Anya Borzakovskaya is an outcast at school; she’s Russian, a bit overweight, a bit weird. She has one friend in Siobhan, though she’s not much. Until one day she falls into an old, abandoned well and meets a ghost–Emily Reilly. A new friend.
Thus is the premise of Anya’s Ghost, a graphic novel written and drawn by Vera Brosgol. Very interesting events ensue, of course, but I don’t want to say much more due to the relatively short size of the book–I’ve already explained the first quarter or so. I can say, however, that the story is incredibly well done; in just over two hundred pages Brosgol does an amazing job humanizing the characters and situations, to the point that the ghost fits right in and seems perfectly plausible. While it might not earn points in total originality (the overall themes and concepts have been handled before), Anya’s Ghost is still riveting for the short time it lasts.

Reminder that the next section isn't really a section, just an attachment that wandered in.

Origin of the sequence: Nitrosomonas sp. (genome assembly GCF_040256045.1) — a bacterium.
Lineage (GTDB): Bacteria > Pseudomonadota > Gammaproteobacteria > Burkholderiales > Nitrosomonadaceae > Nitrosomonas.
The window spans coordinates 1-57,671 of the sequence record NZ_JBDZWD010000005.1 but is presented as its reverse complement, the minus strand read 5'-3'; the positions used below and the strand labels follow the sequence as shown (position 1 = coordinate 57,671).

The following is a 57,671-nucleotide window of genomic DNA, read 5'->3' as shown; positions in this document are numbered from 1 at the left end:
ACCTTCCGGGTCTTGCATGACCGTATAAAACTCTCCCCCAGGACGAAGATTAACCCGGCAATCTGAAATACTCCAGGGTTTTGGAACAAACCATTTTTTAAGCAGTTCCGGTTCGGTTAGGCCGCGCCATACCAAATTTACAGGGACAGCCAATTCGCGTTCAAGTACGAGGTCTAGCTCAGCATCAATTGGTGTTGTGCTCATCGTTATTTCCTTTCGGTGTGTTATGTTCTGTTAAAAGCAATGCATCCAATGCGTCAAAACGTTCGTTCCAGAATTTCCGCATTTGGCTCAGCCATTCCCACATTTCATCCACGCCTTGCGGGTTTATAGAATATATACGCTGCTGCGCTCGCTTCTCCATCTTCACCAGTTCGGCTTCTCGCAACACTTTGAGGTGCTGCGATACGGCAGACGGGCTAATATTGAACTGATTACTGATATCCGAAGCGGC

“I was never strong, and he would have caught me. I could almost feel his breath on my neck when… I fell.”
Similar to the story, the art is amazing; simple and just slightly stylized, it perfectly complements the book throughout,with flair at just the right moments and an easy-to-read format. It’s kind of hard to say anything more.
I don’t want to keep going for fear of being redundant; thus, time for the score!
Anya’s Ghost is a spectacular graphic novel, seamlessly weaving supernatural with real life and presenting it all in a wonderful format. Strictly speaking, it’s lacking nothing; but to me, there’s just not that “punch” to the novel that would warrant five stars; I recommend Anya’s Ghost to everyone, but I wouldn’t necessarily call it a classic.